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Getting charged with boating under the influence is not that different from getting charged with driving under the influence. Perhaps the main distinction, however, is that people who drive boats tend to be more at risk of such allegations -- that's because lots of Wisconsin residents like to bring alcoholic beverages with them when they head out onto our state's rivers and lakes.

Just like driving under the influence, a boating under the influence charge will trigger when the boat operator has an blood alcohol content (BAC) of 0.08 percent or more. However, unlike drivers, boaters don't have the right to refuse a blood alcohol content test. Simply by the act of operating a watercraft or boat, operators are seen to have pre-consented to sobriety tests. In fact, it is a legal violation for a boater to refuse such a test when an officer requests it. Boaters must also stop when asked to do so by an officer of the law or by a patrol boat.

It is not uncommon for a boater who is operating under the influence to also get hit with charges related to underage drinking, having an open intoxicant and engaging in public drunkenness. If convicted of the charges, boaters can expect to incur fines, impoundment of property and even jail time.


Boating under the influence charges happen frequently in Wisconsin's waterways. In fact, some Wisconsin boaters may have been arrested and charged with BUI even though they are innocent. This is partly because the very nature of being on a boat with friends can result in an inappropriate arrest.

Unlike a car, boat drivers can switch off with passengers very easily. One minute you might be driving the boat, and the next minute your friend is driving the boat. Because it's easy for boat passengers to move around and switch positions with the driver, police might be confused about who was actually driving the boat.

Let's say your good friend was driving your boat, and he was a responsible boater, a great boat driver and also stone-cold sober. You, on the other hand, were not entirely sober because you just finished drinking four beers over the last couple hours. Because you are technically the owner of the boat, however, police got confused and mistakenly fell under the impression that you were operating your boat while intoxicated.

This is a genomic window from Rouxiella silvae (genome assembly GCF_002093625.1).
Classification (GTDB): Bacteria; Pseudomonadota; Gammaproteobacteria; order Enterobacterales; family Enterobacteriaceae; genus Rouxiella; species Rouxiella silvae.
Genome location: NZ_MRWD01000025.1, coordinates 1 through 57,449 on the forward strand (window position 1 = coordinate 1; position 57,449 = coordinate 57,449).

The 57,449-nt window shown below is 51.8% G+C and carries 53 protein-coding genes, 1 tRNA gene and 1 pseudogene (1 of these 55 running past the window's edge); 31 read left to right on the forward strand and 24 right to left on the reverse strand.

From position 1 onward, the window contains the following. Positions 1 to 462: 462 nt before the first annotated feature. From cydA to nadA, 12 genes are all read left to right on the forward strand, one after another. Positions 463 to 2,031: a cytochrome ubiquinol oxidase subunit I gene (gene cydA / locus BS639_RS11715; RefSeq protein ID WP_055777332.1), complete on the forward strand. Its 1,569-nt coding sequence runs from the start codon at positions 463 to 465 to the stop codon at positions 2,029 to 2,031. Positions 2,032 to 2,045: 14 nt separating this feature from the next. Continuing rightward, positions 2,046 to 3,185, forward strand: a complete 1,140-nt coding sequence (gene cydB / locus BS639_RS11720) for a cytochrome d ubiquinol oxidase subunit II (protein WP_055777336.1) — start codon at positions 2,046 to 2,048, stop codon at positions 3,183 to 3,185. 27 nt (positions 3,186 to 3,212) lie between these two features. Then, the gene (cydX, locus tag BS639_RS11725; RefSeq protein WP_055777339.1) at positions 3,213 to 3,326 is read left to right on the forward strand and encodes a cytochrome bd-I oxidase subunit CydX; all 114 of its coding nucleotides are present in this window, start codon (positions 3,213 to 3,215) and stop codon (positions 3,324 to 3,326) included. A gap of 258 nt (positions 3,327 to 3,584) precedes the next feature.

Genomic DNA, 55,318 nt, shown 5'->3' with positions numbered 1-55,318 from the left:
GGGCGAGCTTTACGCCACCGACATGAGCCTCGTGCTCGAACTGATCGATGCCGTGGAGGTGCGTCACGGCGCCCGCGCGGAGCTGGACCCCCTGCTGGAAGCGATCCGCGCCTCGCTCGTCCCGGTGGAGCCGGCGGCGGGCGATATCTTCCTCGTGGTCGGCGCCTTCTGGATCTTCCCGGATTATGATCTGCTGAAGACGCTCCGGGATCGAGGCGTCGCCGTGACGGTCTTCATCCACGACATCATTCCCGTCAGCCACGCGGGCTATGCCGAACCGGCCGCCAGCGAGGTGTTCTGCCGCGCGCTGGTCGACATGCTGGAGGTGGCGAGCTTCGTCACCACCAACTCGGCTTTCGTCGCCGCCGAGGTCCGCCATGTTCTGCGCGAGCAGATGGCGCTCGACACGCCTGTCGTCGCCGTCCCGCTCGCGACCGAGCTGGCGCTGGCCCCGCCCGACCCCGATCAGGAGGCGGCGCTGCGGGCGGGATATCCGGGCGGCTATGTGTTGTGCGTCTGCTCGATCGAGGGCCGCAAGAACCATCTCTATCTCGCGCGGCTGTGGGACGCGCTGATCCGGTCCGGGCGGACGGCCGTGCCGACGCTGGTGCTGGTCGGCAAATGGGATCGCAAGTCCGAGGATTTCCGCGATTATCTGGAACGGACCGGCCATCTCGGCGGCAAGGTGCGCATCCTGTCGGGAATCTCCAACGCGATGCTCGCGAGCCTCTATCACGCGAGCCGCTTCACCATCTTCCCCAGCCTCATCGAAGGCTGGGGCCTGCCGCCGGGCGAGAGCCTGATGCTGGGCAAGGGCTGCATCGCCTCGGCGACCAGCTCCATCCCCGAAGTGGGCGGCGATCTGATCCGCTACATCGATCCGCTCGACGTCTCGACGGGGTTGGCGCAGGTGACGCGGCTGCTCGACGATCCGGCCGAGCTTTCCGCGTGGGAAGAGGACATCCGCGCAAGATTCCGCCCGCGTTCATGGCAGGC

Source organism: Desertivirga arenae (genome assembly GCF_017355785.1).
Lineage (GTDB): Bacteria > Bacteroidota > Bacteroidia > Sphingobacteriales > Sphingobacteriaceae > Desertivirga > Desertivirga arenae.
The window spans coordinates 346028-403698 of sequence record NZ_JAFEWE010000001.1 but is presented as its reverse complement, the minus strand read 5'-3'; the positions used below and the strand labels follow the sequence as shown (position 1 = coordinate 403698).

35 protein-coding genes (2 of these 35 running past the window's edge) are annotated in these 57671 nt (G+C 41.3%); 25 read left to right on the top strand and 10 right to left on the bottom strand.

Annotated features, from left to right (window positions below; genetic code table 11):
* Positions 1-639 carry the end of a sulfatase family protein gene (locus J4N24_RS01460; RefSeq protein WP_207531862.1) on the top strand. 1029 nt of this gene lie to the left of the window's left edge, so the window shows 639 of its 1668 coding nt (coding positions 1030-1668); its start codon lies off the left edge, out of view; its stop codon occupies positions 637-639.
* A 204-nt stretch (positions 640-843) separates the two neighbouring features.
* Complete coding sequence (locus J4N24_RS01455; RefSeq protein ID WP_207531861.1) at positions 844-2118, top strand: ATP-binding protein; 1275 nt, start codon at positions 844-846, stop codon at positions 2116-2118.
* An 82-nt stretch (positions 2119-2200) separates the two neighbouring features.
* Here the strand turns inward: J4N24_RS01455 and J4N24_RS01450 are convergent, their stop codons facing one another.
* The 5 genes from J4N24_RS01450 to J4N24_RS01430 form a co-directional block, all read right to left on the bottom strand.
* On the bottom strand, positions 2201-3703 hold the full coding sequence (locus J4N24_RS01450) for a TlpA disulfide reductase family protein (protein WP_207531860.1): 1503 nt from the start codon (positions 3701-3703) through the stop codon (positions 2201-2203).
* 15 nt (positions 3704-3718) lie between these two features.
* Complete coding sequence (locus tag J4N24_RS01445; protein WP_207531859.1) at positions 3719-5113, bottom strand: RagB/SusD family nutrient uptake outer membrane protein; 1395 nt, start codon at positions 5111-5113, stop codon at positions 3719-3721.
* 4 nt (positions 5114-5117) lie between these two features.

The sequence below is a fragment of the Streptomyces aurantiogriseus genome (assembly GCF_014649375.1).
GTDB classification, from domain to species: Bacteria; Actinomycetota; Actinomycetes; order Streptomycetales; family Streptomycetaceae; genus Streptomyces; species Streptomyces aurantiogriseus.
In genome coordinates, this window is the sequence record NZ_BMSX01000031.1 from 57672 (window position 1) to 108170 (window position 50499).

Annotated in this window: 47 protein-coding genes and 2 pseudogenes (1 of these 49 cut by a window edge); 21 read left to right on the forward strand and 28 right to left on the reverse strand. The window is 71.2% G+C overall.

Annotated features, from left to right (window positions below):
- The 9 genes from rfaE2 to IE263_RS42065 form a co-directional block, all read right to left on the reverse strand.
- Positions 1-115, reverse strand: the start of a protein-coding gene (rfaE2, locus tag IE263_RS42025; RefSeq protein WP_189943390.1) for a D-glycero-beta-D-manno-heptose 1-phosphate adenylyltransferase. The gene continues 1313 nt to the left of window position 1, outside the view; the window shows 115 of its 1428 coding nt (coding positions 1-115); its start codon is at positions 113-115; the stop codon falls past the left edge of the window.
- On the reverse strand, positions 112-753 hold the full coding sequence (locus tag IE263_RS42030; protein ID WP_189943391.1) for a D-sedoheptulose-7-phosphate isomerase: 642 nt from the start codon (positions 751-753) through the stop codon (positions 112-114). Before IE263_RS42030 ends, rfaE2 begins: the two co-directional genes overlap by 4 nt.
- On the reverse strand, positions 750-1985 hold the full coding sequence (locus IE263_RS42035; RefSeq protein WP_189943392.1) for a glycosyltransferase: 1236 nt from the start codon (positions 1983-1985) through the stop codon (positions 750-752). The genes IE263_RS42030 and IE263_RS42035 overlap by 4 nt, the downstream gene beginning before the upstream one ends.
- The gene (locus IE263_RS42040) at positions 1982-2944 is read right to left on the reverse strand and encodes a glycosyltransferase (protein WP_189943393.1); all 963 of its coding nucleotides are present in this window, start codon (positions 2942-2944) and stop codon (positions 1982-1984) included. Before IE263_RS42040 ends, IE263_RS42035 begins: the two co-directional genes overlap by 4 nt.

At Wolff & Sonderhouse, LLP, we know that nobody wants to have an Ignition Interlock Device (IID) in their vehicle. These devices require you to blow into them, and if you have the smallest amount of alcohol on your breath, the device will render your car undrivable. You will also have to intermittently blow into the device while operating your vehicle.

Like it or not, if you've been convicted of drunk driving, you IID device could become a faithful companion for many months. You need to make sure you understand all the rules that apply to your IID to avoid getting into further trouble. You'll also want to know how it works so that you don't make a mistake that results in a legal violation.

How your IID is helping you


A DUI charge can happen to any Wisconsin resident who takes the risk of driving after drinking alcohol. However, in some cases, a Wisconsin driver will find him or herself facing drunk driving charges again and again. Drivers need to be very careful after being charged with multiple DUI offenses because the punishments will get more severe with each consecutive conviction.

In one such case, a Milwaukee man with seven drunk driving convictions on his criminal record has been arrested and accused of drunk driving for the 8th time. Police arrested the man after his van collided with a trailer, according to the sheriff's office.

The collision happened a little before 6 p.m. last Tuesday on Interstate 43. The man was driving northbound on the highway when he allegedly collided with the trailer. Police say that the man admitted to drinking a martini and taking Adderal before getting into the crash. When authorities tested his blood alcohol content, he allegedly tested with a BAC of 0.18 percent, which is more than double the legal limit.


In Wisconsin's Waukesha County, a drunk driving charge is formally referred to as Operating While Intoxicated (OWI). There are various ways to be charged with an OWI offense, including driving with a blood alcohol content (BAC) of 0.08 percent or higher; driving under the influence of an illegal drug or other controlled substance; driving with a noticeable measure of restricted or controlled substance in the blood; or driving under the influence of any intoxicant such as alcohol, prescription or over the counter medication, or an illegal or controlled drug.

When pulled over by the police, most people's first inclination is to volunteer information. Although it is generally not wise to refuse to speak with an officer asking routine questions, it would be wise to avoid embellishing or providing extra information. This is because the probability of incriminating yourself or providing more facts that support your guilt increases the more you speak. Rather, you should be polite, calm, and cooperative with the police.

Possessing a driver's license in the state of Wisconsin implies consent to providing a chemical sample via breathalyzer. Refusing to consent to this will expose you to a number of unpleasant consequences such as having your license suspended for up to one year. However, you can challenge whether or not an officer had probable cause for such a stop through an administrative hearing from the Wisconsin Department of Transportation. You can also challenge an OWI charge by using the Fourth Amendment, which provides the American people many essential guarantees of privacy. Penalties of a drunk driving conviction can be quite severe, especially for offenders with multiple charges.

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